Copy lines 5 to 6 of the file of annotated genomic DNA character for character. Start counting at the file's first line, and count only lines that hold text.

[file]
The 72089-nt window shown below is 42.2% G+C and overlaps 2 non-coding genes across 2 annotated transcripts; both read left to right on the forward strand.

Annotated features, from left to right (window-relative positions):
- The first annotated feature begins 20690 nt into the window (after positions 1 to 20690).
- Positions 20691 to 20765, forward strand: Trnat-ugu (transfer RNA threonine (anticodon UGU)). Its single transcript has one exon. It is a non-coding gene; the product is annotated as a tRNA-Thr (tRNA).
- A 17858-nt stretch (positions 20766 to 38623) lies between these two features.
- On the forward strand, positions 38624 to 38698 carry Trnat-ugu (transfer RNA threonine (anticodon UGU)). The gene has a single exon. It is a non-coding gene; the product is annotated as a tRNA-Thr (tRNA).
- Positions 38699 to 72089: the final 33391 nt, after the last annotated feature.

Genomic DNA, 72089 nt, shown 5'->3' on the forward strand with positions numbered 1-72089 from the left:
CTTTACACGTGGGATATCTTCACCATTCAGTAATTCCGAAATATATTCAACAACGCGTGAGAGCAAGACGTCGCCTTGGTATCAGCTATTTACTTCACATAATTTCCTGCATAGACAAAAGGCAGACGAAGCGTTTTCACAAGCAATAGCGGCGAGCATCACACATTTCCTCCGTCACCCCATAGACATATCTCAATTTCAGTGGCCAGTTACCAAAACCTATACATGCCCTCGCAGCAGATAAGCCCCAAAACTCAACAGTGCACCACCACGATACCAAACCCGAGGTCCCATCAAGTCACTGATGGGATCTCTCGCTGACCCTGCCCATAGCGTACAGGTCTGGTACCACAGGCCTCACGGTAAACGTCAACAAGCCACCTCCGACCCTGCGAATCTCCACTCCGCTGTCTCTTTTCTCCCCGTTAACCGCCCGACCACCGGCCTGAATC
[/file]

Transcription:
- A 17858-nt stretch (positions 20766 to 38623) lies between these two features.
- On the forward strand, positions 38624 to 38698 carry Trnat-ugu (transfer RNA threonine (anticodon UGU)). The gene has a single exon. It is a non-coding gene; the product is annotated as a tRNA-Thr (tRNA).